I am on a small office network that opted to use 192.168 private address ranges. I occasionally VPN into another network that uses a 10.X private IP range, since it requires a large number of hosts. What happens if the small office network I was on happened to be 10.X as well. If there were two hosts with the same private IP I am connected to, what are the repercussions?


  • Is the network behind the vpn (mask and the new planed an 10.x.x.x/24 (mask Dec 29, 2014 at 18:05
  • let's say that they are both /16
    – ppadru1
    Dec 29, 2014 at 18:12
  • 2
    Then you won't reach any host in the remote network. But: If there are special remote host (e.g. you want to reach, you can set specific routes for them. But in this case, when you have an host with also in your local lan, you won't be able to reach that host. Dec 29, 2014 at 18:17
  • Yes, they will conflict, and the one with the lower metric will typically be preferred.
    – davidgo
    Dec 29, 2014 at 18:17

2 Answers 2


If the networks start to overlap, they can come into conflict. Although it will not give you a "duplicate ip" error if both use DHCP and everything is configured properly, packages will stop arriving correctly.

For this to happen, the subnet has to allow for these ranges to overlap.

For example: 10.0.0.x with and another one identical to that, even though the ip addresses handed out differ, will cause this.

This is also true for 10.0.x.x with a subnetmask of which will overlap with 10.0.0.x with

But using 10.0.0.x with and 10.0.100.x with will work okay.

But a rule of thumb for any networking organisation: a 10.0.x.x range is a Class A network, which is only used when you expect to have a large network with vlan's etc. If you aim for a private home network, always stick wtih a Class C (192.168.x.x) network instead. This way, you can be ensured nothing will overlap and get in eachother's way.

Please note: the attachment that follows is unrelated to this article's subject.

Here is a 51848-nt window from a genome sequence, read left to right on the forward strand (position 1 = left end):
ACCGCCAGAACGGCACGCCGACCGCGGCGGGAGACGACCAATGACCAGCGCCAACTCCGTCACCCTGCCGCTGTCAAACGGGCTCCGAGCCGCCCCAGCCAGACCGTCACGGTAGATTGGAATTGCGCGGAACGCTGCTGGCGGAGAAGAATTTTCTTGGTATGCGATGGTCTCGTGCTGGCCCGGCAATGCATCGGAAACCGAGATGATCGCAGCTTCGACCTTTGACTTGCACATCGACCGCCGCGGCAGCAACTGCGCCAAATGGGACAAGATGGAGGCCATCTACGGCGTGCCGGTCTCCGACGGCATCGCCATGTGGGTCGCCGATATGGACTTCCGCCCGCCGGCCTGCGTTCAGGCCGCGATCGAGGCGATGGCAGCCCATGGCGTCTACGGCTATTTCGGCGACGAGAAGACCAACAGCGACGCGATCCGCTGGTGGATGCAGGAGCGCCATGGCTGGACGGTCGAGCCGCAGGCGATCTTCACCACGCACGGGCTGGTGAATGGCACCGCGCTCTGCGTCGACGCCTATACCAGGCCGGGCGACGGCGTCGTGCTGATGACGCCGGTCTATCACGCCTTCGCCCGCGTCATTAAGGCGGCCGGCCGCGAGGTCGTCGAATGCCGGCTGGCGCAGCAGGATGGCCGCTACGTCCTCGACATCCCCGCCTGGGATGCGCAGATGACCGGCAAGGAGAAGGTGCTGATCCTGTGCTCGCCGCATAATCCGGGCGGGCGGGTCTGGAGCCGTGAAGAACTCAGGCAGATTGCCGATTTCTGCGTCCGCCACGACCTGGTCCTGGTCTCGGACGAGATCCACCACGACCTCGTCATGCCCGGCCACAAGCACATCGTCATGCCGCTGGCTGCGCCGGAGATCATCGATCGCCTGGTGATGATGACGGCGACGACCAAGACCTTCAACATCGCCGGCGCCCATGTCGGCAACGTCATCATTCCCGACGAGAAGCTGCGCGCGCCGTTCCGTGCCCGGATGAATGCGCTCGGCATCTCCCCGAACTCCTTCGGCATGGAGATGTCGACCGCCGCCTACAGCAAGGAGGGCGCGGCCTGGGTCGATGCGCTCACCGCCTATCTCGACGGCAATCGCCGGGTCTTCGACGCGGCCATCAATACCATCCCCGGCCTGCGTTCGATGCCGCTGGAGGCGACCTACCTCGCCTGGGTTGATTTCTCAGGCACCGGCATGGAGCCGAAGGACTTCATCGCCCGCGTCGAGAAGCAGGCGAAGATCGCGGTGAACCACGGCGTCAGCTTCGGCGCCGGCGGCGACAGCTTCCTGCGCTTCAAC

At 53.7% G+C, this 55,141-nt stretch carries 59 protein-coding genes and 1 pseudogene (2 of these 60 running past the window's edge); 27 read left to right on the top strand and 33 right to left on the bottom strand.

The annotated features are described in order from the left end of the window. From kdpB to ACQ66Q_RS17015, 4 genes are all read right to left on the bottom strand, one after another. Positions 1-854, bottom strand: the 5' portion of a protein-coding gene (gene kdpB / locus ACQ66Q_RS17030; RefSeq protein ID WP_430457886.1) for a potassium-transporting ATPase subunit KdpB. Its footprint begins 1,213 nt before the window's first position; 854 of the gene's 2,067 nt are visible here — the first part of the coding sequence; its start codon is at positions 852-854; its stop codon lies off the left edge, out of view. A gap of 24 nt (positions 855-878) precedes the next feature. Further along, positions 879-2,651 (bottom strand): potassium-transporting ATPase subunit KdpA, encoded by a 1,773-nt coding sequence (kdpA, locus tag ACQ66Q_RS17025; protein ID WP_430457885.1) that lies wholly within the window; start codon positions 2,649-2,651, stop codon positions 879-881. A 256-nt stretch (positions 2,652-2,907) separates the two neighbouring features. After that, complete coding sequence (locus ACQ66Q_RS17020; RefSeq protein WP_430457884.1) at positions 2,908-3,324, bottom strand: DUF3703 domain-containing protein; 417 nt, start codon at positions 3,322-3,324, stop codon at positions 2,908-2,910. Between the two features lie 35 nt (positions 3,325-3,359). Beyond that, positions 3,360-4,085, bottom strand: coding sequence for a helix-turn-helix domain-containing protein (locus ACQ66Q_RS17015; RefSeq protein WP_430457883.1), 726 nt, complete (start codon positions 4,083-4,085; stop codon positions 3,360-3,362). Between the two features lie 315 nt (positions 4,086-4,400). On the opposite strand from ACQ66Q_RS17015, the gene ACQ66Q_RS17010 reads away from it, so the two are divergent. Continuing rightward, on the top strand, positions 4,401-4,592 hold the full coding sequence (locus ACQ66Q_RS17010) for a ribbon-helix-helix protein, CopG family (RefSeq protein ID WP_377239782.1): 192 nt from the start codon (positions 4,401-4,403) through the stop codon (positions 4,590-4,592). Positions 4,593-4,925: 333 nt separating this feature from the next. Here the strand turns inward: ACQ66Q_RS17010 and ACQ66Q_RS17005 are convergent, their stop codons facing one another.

• Even with different subnets, if all hosts are used, isn't there still a small amount of overlap?
    – ppadru1
    Dec 29, 2014 at 18:55
  • A subnet determines which ip addresses belong to a network. If you set the subnet such that 2 different networks overlap, only then you will have problems that connections time out because a return packet was sent to a different ip address.
    – LPChip
    Dec 29, 2014 at 19:05
  • These networks are actually parts of two different companies, so there was no coordination in subnetting the class A private IP ranges to avoid routing conflicts
    – ppadru1
    Dec 29, 2014 at 19:46
  • Yes, and given that they have different subnets and ip ranges, there is no problem. Your question was: What if... and thats the answer. If a problem would have appeared, your network administrator would have to change the ip subnet for your network or not use VPN as technology. You can also use RDP to get similar results.
    – LPChip
    Dec 29, 2014 at 21:04

They will not conflict as long as their Subnet Masks are different. IPv4 subnetting reference

  • The local host doesn't know anything about the subnettiong of a remote network. You can access google ( without knowing the networkmask of it. Dec 29, 2014 at 18:12
  • 1
    Both these comments (ie @llo and @boboes) are only partially correct - The IP addresses can can conflict if subnet masks are different if the actuall IP's are in the same range, for example netmask and netmask will have a conflict for - where the smaller subet will win out. In the case of a VPN the VPN often sets routes which gives your PC information about the routes of the remote network.
    – davidgo
    Dec 29, 2014 at 18:17
  • @davidgo that is what I thought. If the subnet masks are different but all hosts are being used, there will at least be some conflict.
    – ppadru1
    Dec 29, 2014 at 18:35

Your Answer

By clicking “Post Your Answer”, you agree to our terms of service, privacy policy and cookie policy

Not the answer you're looking for? Browse other questions tagged or ask your own question.